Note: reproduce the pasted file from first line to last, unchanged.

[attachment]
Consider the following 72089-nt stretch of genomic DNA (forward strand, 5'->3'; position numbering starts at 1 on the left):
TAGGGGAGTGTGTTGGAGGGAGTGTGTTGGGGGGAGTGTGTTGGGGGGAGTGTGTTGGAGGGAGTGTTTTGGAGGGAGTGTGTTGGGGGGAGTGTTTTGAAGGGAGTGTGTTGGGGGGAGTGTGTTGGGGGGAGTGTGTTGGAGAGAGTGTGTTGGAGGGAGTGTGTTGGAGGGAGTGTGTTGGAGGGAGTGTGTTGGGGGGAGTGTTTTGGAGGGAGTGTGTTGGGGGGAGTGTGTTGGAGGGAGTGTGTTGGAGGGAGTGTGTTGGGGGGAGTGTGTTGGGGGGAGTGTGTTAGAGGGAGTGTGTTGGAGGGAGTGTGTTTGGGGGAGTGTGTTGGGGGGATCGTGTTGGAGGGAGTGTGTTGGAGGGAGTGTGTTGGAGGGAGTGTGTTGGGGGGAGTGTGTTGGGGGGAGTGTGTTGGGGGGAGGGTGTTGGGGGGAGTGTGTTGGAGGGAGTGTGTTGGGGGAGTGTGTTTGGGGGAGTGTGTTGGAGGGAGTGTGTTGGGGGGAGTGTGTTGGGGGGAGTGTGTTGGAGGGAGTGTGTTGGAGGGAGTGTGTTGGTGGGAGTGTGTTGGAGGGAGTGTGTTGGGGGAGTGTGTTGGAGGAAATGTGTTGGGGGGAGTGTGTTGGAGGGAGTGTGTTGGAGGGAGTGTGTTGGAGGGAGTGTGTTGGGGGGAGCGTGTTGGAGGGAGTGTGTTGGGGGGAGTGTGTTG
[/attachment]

Consider the following 72089-nt stretch of genomic DNA (forward strand, 5'->3'; position numbering starts at 1 on the left):
TAGGGGAGTGTGTTGGAGGGAGTGTGTTGGGGGGAGTGTGTTGGGGGGAGTGTGTTGGAGGGAGTGTTTTGGAGGGAGTGTGTTGGGGGGAGTGTTTTGAAGGGAGTGTGTTGGGGGGAGTGTGTTGGGGGGAGTGTGTTGGAGAGAGTGTGTTGGAGGGAGTGTGTTGGAGGGAGTGTGTTGGAGGGAGTGTGTTGGGGGGAGTGTTTTGGAGGGAGTGTGTTGGGGGGAGTGTGTTGGAGGGAGTGTGTTGGAGGGAGTGTGTTGGGGGGAGTGTGTTGGGGGGAGTGTGTTAGAGGGAGTGTGTTGGAGGGAGTGTGTTTGGGGGAGTGTGTTGGGGGGATCGTGTTGGAGGGAGTGTGTTGGAGGGAGTGTGTTGGAGGGAGTGTGTTGGGGGGAGTGTGTTGGGGGGAGTGTGTTGGGGGGAGGGTGTTGGGGGGAGTGTGTTGGAGGGAGTGTGTTGGGGGAGTGTGTTTGGGGGAGTGTGTTGGAGGGAGTGTGTTGGGGGGAGTGTGTTGGGGGGAGTGTGTTGGAGGGAGTGTGTTGGAGGGAGTGTGTTGGTGGGAGTGTGTTGGAGGGAGTGTGTTGGGGGAGTGTGTTGGAGGAAATGTGTTGGGGGGAGTGTGTTGGAGGGAGTGTGTTGGAGGGAGTGTGTTGGAGGGAGTGTGTTGGGGGGAGCGTGTTGGAGGGAGTGTGTTGGGGGGAGTGTGTTG